New support for victims of the exploitation of departmental lines

Hundreds of victims of county line exploitation will be helped to escape drug gangs following the expansion of support services in four priority locations – London, West Midlands, Merseyside and Greater Manchester – where young people are often targeted.

The Home Office has today (24 September) allocated up to £5million to better support young people and their families over the next three years and help them break free from the grip of vicious gangs counties.

A one-on-one specialist support service for young people under 25, provided by the non-profit organization Catch22, will safely establish contact with young people who have been referred by protection partners, such as the police and children’s services, and will work with them to exit their involvement in county line activity.

If under-25s are identified outside their hometown, a rescue service will be deployed to bring them home safely, providing them with a pivotal moment to engage with social workers and protect their future.

The service will also offer mental health support and counseling to young people and their families, to help them cope with the trauma of their experiences.

They will operate in the four largest export areas for county line activity, aligning with police forces that are part of the government’s county line program.

Home Secretary Jeremy Quin said:

I want victims of exploitation to know that we are on their side – and that there is a way out, a better future.

Since 2019, the government’s county lines program has closed 2,400 lines, made more than 8,000 arrests and engaged more than 9,500 people in protection interventions.

These services will be relentless in their goal to create safe routes for young people at risk and to rescue them from the grip of these ruthless county line gangs, opening up their future again.

As part of the support scheme, funding will also be allocated to continue the provision of the national confidential and anonymous ‘SafeCall’ helpline, provided across England and Wales by Missing People – including support tailored for parents and guardians. Since its inception in late 2017, the helpline has supported 480 young victims of county line exploitation and their families.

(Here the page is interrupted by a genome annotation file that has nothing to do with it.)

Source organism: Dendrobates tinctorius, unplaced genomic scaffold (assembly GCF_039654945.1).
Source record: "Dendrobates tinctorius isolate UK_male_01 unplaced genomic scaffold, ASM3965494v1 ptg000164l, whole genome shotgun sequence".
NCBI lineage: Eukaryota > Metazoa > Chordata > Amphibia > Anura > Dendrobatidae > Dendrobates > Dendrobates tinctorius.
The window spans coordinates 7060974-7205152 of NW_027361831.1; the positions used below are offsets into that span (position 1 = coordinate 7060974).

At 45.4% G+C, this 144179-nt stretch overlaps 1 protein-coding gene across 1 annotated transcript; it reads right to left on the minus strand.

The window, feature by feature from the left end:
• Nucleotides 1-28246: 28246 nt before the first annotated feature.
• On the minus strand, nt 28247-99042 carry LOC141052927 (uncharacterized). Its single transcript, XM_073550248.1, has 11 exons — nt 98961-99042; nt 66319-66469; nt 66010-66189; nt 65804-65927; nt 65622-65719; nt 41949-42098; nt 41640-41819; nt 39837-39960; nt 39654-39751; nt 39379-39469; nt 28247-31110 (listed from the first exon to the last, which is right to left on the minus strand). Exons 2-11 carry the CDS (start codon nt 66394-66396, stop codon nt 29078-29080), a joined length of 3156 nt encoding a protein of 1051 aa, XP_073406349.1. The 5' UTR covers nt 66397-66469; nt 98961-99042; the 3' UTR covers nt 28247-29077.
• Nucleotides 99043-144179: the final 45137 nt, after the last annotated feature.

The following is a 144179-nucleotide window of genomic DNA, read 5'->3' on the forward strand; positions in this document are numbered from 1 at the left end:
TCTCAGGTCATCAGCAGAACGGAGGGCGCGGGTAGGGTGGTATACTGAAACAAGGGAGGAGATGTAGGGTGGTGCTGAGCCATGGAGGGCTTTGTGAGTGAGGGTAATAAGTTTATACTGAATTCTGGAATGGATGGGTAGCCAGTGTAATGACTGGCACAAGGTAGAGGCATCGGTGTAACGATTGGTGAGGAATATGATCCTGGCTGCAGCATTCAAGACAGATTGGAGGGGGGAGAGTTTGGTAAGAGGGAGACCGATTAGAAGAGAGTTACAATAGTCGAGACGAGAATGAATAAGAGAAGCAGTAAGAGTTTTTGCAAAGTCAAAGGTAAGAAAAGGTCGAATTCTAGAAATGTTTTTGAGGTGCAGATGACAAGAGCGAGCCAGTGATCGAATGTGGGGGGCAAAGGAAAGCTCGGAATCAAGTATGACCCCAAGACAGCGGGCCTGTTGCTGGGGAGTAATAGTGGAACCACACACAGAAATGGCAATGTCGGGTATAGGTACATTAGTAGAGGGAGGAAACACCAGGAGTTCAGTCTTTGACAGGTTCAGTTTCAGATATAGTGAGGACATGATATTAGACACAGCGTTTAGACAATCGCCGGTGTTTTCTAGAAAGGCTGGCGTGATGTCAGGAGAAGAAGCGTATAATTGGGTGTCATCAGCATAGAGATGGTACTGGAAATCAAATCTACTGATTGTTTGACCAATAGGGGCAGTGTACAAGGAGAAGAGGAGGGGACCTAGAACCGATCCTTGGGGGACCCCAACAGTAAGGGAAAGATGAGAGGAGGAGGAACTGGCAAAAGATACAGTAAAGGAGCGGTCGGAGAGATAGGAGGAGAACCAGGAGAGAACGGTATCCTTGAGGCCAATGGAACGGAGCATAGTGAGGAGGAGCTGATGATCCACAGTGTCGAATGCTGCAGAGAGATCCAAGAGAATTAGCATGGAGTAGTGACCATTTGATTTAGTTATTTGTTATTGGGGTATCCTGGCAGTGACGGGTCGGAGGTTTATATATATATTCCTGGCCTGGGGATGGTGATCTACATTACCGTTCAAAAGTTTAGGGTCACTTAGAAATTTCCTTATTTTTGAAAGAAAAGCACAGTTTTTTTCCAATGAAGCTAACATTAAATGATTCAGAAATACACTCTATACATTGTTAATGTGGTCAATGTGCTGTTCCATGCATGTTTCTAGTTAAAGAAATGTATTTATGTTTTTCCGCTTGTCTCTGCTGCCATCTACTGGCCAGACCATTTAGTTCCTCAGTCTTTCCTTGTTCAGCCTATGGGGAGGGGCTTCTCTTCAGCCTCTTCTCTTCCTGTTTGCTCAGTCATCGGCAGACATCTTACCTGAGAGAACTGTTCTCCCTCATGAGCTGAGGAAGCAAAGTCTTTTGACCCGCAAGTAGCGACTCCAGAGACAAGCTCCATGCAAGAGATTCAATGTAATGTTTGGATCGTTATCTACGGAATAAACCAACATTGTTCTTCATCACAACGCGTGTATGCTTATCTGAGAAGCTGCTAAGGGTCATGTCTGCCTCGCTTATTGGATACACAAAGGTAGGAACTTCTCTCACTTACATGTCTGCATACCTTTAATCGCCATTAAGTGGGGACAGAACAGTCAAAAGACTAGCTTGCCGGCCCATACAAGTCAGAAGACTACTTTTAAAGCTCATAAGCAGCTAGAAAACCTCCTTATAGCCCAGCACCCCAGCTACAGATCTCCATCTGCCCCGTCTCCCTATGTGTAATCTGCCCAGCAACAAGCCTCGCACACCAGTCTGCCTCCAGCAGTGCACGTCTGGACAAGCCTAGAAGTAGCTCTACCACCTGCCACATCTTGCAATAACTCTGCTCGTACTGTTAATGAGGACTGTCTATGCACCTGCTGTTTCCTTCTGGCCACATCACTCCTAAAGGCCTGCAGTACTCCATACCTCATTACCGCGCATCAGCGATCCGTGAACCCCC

Catch22 Chief Executive Naomi Hulston said:

For children and young people victimized by county line activity, the impact on their lives – and the lives of those around them – is devastating. We know that grooming techniques are getting more and more advanced and that escaping the clutches of these attackers can be incredibly difficult. That is why, as part of this service, we will not only bring young people home safely, but we will support them to ensure that they can process their experiences and are protected from future harm.

Susannah Drury, Director of Policy and Development at Missing People, said:

SafeCall provides confidential and anonymous support to young victims of county line exploitation and their families – helping them to protect themselves, stay safe and cope with the challenges they face. Our team of experts are available from 9am to 11pm, 7 days a week to provide assistance via our free helpline – text or call 116000. Missing People are proud to provide the SafeCall service across England and the Country. of Wales to help young victims and their families through crisis and trauma.

County line activity refers to drug smuggling operations that often see children or vulnerable adults groomed to transport drugs from one city to other parts of the country, usually associated with extreme violence and coercive behavior.

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